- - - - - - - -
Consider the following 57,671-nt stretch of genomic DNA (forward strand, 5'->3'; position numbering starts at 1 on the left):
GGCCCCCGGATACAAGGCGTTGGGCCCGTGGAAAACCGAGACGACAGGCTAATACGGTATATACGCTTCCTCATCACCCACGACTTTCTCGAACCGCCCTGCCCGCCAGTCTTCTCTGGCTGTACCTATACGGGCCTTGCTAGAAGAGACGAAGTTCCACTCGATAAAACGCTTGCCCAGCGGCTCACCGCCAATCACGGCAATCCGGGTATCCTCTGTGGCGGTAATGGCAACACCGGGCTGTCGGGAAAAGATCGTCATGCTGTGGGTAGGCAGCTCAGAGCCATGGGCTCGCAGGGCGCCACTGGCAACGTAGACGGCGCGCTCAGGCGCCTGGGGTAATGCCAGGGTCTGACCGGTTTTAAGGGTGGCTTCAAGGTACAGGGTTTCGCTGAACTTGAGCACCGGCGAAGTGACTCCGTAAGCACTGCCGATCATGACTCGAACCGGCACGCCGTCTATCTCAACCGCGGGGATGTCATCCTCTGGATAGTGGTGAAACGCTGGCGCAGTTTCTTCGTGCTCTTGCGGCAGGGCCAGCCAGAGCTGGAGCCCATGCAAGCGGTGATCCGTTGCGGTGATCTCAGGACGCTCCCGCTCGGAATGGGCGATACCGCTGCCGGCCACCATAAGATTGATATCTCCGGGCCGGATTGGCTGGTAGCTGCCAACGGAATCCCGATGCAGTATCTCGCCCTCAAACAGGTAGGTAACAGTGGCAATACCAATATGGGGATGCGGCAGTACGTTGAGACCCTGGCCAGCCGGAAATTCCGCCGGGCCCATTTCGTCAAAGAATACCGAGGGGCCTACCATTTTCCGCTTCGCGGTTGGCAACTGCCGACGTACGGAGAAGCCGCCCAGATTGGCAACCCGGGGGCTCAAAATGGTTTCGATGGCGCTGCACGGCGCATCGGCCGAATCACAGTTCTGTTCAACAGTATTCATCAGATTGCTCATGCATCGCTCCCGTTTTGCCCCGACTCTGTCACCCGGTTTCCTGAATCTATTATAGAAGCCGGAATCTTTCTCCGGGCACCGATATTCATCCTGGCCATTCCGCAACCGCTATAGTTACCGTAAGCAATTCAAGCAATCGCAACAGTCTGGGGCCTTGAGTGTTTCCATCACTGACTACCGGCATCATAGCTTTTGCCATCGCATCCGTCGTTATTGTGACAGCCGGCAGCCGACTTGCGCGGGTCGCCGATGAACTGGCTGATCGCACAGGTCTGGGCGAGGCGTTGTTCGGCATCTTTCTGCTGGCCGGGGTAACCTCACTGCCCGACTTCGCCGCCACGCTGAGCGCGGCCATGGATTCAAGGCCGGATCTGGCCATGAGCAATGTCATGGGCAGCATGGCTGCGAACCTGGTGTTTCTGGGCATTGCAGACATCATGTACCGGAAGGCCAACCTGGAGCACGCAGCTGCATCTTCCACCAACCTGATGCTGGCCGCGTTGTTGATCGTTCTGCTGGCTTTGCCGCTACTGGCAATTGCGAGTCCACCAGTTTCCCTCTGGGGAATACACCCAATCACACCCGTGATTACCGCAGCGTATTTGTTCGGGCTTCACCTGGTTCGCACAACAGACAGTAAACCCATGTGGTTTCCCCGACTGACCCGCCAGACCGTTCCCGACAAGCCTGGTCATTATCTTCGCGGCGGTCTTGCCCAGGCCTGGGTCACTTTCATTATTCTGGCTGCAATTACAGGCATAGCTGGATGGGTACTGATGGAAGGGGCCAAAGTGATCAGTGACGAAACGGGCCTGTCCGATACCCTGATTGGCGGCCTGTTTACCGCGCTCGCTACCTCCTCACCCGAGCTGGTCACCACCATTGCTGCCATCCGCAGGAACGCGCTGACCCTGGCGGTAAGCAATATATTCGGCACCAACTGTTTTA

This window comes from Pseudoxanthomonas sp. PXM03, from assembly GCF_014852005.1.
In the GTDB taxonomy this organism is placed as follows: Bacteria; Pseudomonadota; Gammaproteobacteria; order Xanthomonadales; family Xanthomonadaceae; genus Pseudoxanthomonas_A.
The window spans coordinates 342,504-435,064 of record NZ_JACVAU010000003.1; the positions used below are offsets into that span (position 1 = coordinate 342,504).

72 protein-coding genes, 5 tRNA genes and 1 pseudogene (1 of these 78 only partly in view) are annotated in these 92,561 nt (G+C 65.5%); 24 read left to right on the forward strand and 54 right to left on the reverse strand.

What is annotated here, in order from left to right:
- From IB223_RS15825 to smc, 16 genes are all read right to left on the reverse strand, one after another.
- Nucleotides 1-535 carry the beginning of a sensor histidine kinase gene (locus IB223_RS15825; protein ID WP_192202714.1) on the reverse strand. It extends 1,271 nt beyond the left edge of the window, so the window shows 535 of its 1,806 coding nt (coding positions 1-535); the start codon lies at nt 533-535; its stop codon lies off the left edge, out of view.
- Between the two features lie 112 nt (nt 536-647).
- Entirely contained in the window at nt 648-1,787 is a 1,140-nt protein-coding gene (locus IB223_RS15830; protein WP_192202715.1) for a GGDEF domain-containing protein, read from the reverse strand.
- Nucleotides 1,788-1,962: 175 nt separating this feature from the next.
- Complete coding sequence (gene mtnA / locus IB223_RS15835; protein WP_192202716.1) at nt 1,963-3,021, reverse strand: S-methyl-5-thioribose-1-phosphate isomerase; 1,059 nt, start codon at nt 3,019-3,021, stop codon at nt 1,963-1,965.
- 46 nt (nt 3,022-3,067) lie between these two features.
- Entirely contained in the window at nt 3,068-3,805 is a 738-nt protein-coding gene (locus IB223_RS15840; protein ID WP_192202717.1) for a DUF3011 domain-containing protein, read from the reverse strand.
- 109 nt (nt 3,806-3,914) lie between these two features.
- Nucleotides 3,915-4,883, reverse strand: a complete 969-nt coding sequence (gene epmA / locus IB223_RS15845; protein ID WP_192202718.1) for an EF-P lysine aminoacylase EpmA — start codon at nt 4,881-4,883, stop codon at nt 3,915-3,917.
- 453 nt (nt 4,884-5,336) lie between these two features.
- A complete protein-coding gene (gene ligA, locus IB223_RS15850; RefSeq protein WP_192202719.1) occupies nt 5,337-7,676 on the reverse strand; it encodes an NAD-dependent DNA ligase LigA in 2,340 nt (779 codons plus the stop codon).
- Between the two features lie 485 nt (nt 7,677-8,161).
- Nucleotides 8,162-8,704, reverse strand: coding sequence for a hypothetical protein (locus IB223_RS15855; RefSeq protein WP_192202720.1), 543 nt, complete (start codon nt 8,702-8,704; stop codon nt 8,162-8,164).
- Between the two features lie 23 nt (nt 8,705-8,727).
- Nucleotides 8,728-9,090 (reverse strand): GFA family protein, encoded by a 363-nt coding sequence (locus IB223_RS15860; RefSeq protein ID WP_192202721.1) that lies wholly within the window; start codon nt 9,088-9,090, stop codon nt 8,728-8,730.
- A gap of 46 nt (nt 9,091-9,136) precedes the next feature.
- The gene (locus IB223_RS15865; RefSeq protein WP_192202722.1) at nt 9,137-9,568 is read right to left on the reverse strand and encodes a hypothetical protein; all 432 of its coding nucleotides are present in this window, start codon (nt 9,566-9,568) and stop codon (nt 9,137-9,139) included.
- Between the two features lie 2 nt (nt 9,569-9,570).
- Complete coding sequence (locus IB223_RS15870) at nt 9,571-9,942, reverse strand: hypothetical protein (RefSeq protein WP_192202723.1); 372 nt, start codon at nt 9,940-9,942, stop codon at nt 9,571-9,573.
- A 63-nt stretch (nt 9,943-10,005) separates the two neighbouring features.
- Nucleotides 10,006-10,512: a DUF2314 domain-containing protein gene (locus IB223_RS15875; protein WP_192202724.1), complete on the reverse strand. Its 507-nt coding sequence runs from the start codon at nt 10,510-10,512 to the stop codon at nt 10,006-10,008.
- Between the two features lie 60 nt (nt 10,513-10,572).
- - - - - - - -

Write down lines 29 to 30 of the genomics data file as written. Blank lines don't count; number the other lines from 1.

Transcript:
- Nucleotides 10,006-10,512: a DUF2314 domain-containing protein gene (locus IB223_RS15875; protein WP_192202724.1), complete on the reverse strand. Its 507-nt coding sequence runs from the start codon at nt 10,510-10,512 to the stop codon at nt 10,006-10,008.
- Between the two features lie 60 nt (nt 10,513-10,572).